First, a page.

Mr. Abbas’ challenge to Hamas and other groups to support a proposal drafted by prominent Palestinian prisoners that seeks a negotiated agreement with Israel is a critical step toward ending the political paralysis. For nearly six decades, the Palestinians, though used and abused by the Arab states and their own leaders, have remained fixated on Israel as the source of all their ailments.
Surely, living under occupation is inherently abnormal and impacts profoundly the daily life of every Palestinian. This fact, however, must not translate into social and economic paralysis or become the rationale for a never-ending internal conflict that tears apart the Palestinian social fabric.
Sixty years of factionalism, intrigue, and infighting have only produced more discord and deepening internal conflict. Tens of thousands of able-bodied young men are idling on the dusty streets, the poor are despairing, the better off have no place to turn to, while the average man and woman wonders aloud what in the name of God is happening and why. This self-inflicted, festering social and political wound threatens to erode what is left of Palestinian civil society.
Tragically, however, in the face of this reality, nearly every Palestinian faction and splinter group seems more concerned with its own selfish narrow interest. Many use lofty terms like “national unity” and “patriotism” to camouflage their incompetence and ineptitude. For how much longer will these leaders continue to blame Israel, each other, and the world for their own shortcomings and for worsening plight of their people? And for how much longer must the people wait to realize their national redemption?
End in sight
For the first time in the long history of the debilitating Israeli-Palestinian conflict, the end of occupation is in sight. This is the moment for the Palestinians to come to grips with the realities on the ground. The new Israeli government, led by Prime Minister Ehud Olmert, is committed to ending the occupation in one form or another, and however this occurs, the Palestinian people should benefit greatly.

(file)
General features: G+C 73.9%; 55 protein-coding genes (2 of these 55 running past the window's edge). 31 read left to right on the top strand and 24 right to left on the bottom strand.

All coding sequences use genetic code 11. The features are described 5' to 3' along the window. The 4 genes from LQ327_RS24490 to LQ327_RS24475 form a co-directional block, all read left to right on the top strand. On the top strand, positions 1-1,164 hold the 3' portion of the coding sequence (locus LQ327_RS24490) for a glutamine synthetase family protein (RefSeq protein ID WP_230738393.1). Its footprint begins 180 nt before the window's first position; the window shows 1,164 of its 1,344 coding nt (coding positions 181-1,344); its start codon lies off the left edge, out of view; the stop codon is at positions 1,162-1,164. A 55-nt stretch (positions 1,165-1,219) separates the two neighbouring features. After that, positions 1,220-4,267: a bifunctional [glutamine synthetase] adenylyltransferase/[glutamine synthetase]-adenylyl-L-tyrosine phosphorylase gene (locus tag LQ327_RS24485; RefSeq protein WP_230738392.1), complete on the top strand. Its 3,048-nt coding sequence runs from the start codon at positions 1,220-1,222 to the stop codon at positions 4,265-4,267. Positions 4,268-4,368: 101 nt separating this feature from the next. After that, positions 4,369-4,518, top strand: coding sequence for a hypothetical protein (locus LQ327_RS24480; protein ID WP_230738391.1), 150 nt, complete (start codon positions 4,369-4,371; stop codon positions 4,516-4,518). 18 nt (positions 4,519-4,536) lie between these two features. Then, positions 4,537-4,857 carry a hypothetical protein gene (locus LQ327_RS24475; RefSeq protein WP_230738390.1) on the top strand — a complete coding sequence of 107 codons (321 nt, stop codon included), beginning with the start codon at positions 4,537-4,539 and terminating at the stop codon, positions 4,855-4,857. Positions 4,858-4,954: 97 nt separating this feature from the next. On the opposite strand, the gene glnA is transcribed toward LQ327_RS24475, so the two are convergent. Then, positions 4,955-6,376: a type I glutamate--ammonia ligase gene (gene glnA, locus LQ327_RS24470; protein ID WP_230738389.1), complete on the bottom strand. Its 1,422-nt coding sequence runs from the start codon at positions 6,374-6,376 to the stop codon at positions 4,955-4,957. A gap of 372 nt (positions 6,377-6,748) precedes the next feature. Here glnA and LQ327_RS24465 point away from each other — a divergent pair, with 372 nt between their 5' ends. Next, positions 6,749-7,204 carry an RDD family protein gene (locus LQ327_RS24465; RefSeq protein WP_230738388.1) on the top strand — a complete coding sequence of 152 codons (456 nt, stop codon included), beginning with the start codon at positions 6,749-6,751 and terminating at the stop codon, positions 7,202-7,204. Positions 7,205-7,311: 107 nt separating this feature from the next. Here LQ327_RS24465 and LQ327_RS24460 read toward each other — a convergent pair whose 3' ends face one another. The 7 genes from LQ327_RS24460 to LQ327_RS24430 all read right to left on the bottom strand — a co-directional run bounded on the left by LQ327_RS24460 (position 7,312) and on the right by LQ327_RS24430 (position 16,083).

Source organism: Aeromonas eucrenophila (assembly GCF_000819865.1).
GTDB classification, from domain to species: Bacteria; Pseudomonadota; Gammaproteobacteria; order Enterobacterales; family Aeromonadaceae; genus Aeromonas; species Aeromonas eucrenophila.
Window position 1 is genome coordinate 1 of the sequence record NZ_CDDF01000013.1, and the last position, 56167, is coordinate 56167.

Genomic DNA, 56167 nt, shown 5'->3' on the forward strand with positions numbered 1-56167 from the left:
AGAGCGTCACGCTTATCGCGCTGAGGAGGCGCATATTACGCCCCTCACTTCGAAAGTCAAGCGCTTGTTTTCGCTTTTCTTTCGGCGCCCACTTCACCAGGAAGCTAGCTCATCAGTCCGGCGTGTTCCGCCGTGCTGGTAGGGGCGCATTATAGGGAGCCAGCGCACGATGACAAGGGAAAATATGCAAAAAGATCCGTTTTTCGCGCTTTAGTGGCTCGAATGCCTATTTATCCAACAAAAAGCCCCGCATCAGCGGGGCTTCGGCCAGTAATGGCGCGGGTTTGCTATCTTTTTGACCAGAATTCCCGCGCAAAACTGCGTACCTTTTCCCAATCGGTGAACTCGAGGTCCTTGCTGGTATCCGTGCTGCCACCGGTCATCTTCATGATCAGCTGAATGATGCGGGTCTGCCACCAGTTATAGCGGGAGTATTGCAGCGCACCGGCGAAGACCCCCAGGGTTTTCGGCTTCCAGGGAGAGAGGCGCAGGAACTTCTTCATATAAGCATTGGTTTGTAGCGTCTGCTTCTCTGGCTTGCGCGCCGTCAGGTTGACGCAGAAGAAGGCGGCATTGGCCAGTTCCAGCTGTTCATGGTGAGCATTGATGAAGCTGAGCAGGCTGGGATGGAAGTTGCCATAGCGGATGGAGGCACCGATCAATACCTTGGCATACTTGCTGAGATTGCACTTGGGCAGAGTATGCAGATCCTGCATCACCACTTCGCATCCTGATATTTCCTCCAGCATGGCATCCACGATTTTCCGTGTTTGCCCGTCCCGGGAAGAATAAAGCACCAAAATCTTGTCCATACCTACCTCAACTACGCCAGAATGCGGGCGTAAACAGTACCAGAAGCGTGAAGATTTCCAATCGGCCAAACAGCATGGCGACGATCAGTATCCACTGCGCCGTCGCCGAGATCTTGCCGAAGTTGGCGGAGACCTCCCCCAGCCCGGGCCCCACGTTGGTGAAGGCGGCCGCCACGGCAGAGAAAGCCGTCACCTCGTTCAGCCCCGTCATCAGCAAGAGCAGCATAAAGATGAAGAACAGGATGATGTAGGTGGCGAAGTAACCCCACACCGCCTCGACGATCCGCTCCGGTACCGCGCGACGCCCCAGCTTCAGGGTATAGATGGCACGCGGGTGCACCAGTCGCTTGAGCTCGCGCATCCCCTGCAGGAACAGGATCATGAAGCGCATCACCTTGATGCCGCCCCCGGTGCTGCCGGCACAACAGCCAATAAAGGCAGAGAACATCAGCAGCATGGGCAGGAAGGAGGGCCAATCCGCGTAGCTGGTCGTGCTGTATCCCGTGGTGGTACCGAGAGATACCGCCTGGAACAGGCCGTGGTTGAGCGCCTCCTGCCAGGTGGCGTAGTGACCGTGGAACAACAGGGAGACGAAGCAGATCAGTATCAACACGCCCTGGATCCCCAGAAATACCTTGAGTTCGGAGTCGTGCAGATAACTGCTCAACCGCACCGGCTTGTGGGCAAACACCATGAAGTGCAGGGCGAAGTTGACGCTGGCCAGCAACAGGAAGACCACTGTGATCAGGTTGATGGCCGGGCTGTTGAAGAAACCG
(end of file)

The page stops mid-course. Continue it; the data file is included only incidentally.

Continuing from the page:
A negotiated settlement, however, would certainly preferable than a unilateral disengagement. But if the Palestinians want to negotiate the Israeli withdrawal, they must first end all hostilities against Israel, and second, they must produce a national consensus that accepts Israel’s existence.
For far too long the Palestinian leadership, especially Hamas, have been living in denial about the reality of Israel; in the process they’ve dragged their people into a terrible abyss. At this point, denying Israel’s existence has become sheer lunacy.
The idea behind the referendum is solid and momentously important: for once let the Palestinian people determine their own fate. Do they want an end to the bloodshed, to live in peace and prosper side-by-side with Israel, or do they want an endless struggle that will produce more destruction and despair; and also the likelihood of their forfeiting any prospect of establishing a free and independent Palestinian state?
After the loss of two generations of Palestinians to anguish and hopelessness, the time has come to prevent the subjugation of the next generation to the disastrously misguided illusions of the past. Every Palestinian child deserves a better future, and this ideal must be the core of the national agenda and the national dialogue.
Mr. Abbas has been accused of being a weak and ineffective leader, but he has a chance to turn the corner and demonstrate, at this fateful hour in Palestinian history, that he can change the political dynamic, lift up his people, and give them hope. Although poll after poll suggest that the overwhelming majority of Palestinians supports the two-state solution, an affirmation of this consensus by a popular vote will help Mr. Abbas to formulate a coherent policy toward Israel and propel both sides toward a more equitable agreement.
An orderly and legitimate referendum will put every faction and ideological group to the test. It is time to let the people chart their own destiny.
Alon Ben-Meir is professor of International relations at the Center for Global Affairs at New York University and is the Middle East Project Director at the World Policy Institute in New York. email@example.com